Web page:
Boyer seeks coordination in city waterways projects

Perhaps it could be considered a call to action. Although finding better ways to coordinate a citywide effort to enhance Jacksonville’s waterways in an inexpensive way was “not on her radar six months ago,” City Council President Lori Boyer is now rallying the troops to make it a priority.

Realizing “our natural assets are our greatest assets,” Boyer convened a meeting of St. Johns River stakeholders, city officials past and present, members of the Jacksonville Chamber and other river, ocean, and parks enthusiasts to find ways to better utilize the St. Johns River and Jacksonville’s other waterways without a duplication of effort. The meeting took place Nov. 3 at City Hall.

After describing the economic importance of the St. Johns River, the beach, the ocean, and the many river tributaries and their wilderness preserves to the Jacksonville community, Boyer said it is important the city “celebrate, market, and make more readily accessible to its residents and visitors,” the waterways that make Jacksonville so unique. “For too long we have failed to shape what waterways can do for our community,” she said.

Since she took over the job as Council President, Boyer said she has become aware of a need for a more “unified vision” in the city’s approach to its waterways projects so a better effort can be made to make the water accessible to all its citizens and tourists, not just those who own boats or waterfront property.

“This initiative was not on my radar six months ago, and it’s not my project, it’s yours. It’s something you’ve all been bringing to me in bits and pieces and all of a sudden I started to see a bigger picture.” she said, adding that studies already done by the city, nonprofits and other organizations suggest “remarkable consistency” and often “recommend the same thing over and over.”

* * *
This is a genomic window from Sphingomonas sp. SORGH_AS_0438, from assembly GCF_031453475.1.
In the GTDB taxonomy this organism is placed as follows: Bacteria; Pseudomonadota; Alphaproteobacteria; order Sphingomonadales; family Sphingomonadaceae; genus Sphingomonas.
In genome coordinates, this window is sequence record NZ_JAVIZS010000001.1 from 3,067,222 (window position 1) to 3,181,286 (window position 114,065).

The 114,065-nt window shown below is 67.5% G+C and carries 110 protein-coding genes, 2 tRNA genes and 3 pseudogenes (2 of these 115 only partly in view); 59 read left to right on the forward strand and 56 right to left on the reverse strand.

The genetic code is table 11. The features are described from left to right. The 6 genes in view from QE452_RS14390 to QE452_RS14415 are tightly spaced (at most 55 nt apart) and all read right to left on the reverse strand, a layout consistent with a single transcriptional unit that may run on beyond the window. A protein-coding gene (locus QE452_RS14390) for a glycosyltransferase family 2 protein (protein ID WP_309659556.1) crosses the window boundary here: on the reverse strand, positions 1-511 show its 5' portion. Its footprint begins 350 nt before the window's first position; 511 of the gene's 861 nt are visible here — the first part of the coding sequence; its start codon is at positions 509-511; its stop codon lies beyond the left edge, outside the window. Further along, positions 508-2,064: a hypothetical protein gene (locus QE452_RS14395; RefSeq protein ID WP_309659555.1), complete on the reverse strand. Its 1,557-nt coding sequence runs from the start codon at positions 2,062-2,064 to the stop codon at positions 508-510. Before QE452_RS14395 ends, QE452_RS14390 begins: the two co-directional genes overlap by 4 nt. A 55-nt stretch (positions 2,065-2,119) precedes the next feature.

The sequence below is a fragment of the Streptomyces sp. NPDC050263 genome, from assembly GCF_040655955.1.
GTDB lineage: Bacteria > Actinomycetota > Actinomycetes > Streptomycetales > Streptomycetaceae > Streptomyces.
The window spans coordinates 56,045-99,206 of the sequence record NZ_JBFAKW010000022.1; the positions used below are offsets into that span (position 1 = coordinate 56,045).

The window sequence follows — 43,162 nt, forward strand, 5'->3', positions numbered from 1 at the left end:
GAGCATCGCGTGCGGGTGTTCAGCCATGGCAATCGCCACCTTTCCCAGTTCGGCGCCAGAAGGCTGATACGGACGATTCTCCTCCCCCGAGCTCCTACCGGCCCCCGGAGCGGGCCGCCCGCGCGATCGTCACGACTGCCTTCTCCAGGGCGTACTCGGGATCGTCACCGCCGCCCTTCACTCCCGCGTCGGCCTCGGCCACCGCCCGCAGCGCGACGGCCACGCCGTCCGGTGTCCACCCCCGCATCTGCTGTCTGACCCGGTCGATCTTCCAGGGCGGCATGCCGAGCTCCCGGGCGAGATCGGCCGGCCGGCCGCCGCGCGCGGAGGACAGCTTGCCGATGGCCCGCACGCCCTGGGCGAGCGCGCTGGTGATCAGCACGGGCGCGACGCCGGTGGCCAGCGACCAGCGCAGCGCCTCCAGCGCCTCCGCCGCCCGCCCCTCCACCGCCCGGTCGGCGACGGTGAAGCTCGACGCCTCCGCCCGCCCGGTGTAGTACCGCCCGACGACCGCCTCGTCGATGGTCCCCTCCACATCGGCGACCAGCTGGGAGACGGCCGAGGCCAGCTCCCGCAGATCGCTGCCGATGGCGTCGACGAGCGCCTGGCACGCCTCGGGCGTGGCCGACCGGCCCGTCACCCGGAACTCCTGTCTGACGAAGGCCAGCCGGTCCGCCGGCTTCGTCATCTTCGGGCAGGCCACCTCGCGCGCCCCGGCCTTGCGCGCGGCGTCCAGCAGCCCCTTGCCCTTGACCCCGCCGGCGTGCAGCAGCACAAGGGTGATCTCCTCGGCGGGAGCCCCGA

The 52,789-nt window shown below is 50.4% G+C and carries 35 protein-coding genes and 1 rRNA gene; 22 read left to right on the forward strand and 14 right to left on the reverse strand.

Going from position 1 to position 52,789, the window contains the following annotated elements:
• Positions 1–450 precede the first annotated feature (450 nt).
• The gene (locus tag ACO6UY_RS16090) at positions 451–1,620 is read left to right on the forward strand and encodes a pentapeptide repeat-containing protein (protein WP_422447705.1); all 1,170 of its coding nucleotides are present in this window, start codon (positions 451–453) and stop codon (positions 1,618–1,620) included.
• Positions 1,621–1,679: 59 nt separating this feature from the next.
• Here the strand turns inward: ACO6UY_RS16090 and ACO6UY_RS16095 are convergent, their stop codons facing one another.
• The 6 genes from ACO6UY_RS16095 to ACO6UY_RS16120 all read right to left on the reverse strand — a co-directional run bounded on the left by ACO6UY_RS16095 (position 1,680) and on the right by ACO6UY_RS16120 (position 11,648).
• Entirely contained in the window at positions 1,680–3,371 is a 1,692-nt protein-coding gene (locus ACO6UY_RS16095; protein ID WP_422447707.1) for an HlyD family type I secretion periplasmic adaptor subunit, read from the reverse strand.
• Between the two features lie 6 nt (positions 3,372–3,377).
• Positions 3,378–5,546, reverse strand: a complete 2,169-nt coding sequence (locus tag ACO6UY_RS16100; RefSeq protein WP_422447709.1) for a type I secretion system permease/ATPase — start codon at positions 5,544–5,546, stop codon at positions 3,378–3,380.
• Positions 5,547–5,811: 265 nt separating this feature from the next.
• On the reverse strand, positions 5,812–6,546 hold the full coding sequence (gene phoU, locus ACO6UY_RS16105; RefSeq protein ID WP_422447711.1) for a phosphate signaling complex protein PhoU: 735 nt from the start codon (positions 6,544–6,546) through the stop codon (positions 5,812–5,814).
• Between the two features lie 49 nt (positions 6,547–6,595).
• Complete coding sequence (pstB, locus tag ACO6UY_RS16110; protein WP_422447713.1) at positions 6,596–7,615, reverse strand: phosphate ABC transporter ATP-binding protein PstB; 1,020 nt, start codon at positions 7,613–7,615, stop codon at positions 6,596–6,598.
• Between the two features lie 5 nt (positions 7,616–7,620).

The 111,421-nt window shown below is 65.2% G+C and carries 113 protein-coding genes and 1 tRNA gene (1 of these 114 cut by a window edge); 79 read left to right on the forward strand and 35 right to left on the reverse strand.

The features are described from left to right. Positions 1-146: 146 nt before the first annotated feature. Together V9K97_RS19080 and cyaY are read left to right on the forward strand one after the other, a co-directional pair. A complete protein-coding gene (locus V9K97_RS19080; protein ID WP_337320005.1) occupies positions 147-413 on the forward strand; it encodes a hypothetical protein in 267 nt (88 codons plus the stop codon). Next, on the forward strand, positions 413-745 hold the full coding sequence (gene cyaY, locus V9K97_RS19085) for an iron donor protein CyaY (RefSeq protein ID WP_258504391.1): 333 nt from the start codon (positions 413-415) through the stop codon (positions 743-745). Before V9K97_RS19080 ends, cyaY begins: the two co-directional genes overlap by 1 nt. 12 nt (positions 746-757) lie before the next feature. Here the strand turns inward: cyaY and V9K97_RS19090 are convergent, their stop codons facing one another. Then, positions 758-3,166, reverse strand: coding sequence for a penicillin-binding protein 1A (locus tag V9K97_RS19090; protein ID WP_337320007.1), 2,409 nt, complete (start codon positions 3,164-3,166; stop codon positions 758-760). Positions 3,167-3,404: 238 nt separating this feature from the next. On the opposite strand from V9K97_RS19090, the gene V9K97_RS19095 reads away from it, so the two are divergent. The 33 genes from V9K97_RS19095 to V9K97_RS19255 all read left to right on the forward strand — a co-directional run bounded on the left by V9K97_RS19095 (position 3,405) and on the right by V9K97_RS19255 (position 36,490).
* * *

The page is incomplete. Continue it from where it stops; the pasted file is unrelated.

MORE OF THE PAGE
Surrounding the perimeter of the Lynwood Roberts Room in City Hall during the meeting were easels holding maps and charts of the many waterway projects Boyer had become aware of during her tenure as City Council president. During the meeting, she said she hoped to learn of more.

“I’ve seen bursts of enthusiasm, very significant but disconnected wins, and no lack of opinions and studies,” she said. “We are making isolated decisions or no decisions at all. We have failed to bring our community and those who visit closer to the water,” she said noting that recreation, exercise, and enjoyment as it pertains to Jacksonville’s public waterways need to be looked at in a more thoughtful and visionary way.

“We can set the stage for how our unique waterways can help us build a stronger national identity centered on our national resources and all they offer. We can affect policy about how development happens on our waterways,” she said. “While an obvious focal point will be on our downtown waterfront, our vision and action must be county-wide. We must be intentional about our waterways and involving them in our daily lives.”